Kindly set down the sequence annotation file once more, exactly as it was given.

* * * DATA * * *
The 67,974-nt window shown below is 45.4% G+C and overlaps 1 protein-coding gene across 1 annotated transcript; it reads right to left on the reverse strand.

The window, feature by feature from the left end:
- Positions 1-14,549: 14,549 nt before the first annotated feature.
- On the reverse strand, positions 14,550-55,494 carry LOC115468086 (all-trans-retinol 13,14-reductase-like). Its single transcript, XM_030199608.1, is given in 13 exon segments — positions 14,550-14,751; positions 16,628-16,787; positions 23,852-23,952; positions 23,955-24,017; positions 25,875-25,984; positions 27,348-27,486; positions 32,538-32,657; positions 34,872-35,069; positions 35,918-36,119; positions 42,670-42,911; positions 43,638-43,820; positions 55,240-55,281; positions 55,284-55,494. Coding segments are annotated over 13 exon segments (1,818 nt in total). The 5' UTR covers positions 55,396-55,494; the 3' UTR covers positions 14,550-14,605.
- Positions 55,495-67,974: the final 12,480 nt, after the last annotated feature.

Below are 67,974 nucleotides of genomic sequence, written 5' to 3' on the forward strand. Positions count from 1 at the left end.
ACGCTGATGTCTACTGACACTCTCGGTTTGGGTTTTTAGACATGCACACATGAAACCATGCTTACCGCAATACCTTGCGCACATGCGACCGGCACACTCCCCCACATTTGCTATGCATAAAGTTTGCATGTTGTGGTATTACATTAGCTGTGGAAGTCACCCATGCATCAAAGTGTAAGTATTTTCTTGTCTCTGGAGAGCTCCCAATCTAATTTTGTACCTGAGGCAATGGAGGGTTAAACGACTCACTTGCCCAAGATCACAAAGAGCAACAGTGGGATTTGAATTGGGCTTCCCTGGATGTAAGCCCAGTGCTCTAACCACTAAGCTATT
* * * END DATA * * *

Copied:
The 67,974-nt window shown below is 45.4% G+C and overlaps 1 protein-coding gene across 1 annotated transcript; it reads right to left on the reverse strand.

The window, feature by feature from the left end:
- Positions 1-14,549: 14,549 nt before the first annotated feature.
- On the reverse strand, positions 14,550-55,494 carry LOC115468086 (all-trans-retinol 13,14-reductase-like). Its single transcript, XM_030199608.1, is given in 13 exon segments — positions 14,550-14,751; positions 16,628-16,787; positions 23,852-23,952; positions 23,955-24,017; positions 25,875-25,984; positions 27,348-27,486; positions 32,538-32,657; positions 34,872-35,069; positions 35,918-36,119; positions 42,670-42,911; positions 43,638-43,820; positions 55,240-55,281; positions 55,284-55,494. Coding segments are annotated over 13 exon segments (1,818 nt in total). The 5' UTR covers positions 55,396-55,494; the 3' UTR covers positions 14,550-14,605.
- Positions 55,495-67,974: the final 12,480 nt, after the last annotated feature.

Below are 67,974 nucleotides of genomic sequence, written 5' to 3' on the forward strand. Positions count from 1 at the left end.
ACGCTGATGTCTACTGACACTCTCGGTTTGGGTTTTTAGACATGCACACATGAAACCATGCTTACCGCAATACCTTGCGCACATGCGACCGGCACACTCCCCCACATTTGCTATGCATAAAGTTTGCATGTTGTGGTATTACATTAGCTGTGGAAGTCACCCATGCATCAAAGTGTAAGTATTTTCTTGTCTCTGGAGAGCTCCCAATCTAATTTTGTACCTGAGGCAATGGAGGGTTAAACGACTCACTTGCCCAAGATCACAAAGAGCAACAGTGGGATTTGAATTGGGCTTCCCTGGATGTAAGCCCAGTGCTCTAACCACTAAGCTATT